Medication-assisted relapse prevention

Man seeking medication-assisted relapse prevention treatment

A pill – naltrexone – that releases an opioid blocker into your bloodstream, so using heroin/opioids no longer affects you.

People committed to maintaining abstinence and who want to avoid taking opioids as part of their treatment.


  • Extra help for staying off drugs.
  • Prevents the reward or "high" if heroin/opioids are used.


  • Withdrawal symptoms you can’t do anything about and, in some cases, cravings.
  • If you need opioid painkillers, they will not work if you are taking naltrexone.

Staying away from drugs
Relapse prevention is about more than just medication. A number of options alongside psychosocial support/counselling can help you stay away from drugs. Any of these steps are a good start:

  • Remove the pressures that trigger craving: stop seeing your old drug-using friends; stop passing through places where you used to use; dispose of all drug-using equipment.
  • Try writing a list of the people, places and things that were associated with your drug use in the past. Then think of ways to avoid them.
  • Maybe consider deleting the numbers of your dealer(s) or drug-using friends from your mobile phone and changing your phone number to avoid contact from them.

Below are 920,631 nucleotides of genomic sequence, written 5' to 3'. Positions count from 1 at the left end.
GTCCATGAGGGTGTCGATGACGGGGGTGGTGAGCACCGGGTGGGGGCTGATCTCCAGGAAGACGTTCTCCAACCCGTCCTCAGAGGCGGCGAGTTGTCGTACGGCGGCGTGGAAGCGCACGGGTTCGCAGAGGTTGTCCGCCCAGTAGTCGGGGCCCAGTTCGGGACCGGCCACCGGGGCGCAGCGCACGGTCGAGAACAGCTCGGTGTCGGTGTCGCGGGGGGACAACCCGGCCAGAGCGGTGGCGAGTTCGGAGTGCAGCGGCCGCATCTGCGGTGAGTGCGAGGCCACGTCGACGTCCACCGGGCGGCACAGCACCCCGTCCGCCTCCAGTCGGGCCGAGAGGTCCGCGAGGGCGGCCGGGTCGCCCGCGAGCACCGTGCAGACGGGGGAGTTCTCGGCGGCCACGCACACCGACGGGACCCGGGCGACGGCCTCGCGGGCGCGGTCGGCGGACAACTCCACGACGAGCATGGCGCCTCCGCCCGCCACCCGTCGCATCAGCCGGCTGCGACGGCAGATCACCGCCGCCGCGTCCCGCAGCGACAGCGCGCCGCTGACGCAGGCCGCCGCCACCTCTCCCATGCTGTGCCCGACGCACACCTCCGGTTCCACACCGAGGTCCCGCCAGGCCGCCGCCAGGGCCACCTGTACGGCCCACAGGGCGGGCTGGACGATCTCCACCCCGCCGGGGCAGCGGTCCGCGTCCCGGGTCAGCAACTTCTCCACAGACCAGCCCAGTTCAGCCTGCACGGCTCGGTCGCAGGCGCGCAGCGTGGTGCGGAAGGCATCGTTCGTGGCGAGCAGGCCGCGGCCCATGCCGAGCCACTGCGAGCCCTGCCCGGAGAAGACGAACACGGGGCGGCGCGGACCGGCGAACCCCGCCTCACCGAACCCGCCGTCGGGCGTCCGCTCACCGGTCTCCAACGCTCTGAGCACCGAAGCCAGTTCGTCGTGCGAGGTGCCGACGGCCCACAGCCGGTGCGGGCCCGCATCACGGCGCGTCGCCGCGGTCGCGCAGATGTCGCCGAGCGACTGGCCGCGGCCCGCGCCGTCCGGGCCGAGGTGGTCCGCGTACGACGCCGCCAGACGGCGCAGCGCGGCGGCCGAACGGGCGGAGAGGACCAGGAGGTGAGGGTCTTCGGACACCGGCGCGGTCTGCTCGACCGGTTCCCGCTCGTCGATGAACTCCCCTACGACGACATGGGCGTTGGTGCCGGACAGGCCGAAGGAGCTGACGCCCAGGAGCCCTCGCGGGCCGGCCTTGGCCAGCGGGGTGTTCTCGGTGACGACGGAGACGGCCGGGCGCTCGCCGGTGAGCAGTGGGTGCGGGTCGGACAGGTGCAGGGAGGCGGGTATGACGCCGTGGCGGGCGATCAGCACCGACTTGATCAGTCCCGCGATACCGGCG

Naltrexone is generally used as a next step after detoxification to try and prevent relapse to drug use. Because opioid antagonist treatments block the sites where opioids bind in the body, you won’t feel any drug effects if you use. However, because the binding sites are not activated, you may still get cravings. Overdoses and fatalities have occurred when people have overloaded their system with opioids after stopping taking naltrexone or trying to get rid of their cravings and/or overcome naltrexone’s effects.

Naltrexone has been used under sedation to try and force a quick withdrawal from drugs. This led to some serious side effects including vomiting, diarrhoea and delirium, and is not considered safe.

Taking naltrexone
Naltrexone comes in tablets of 50 mg and is taken orally. A common daily dose of naltrexone is 50 mg. Some physicians split this into two doses of 25 mg and others provide dosing three times per week (100 mg, 100 mg and 150 mg). You need to have stopped taking heroin/opioids and be opioid-free before starting naltrexone; otherwise you may experience precipitated withdrawal.

Are there any side effects?
Not everyone gets side effects; some of naltrexone’s more common side effects are:

  • nausea
  • headache
  • dizziness
  • fatigue
  • insomnia
  • anxiety
  • drowsiness.

Side effects often wear off over time; any new medication can take time to adjust to.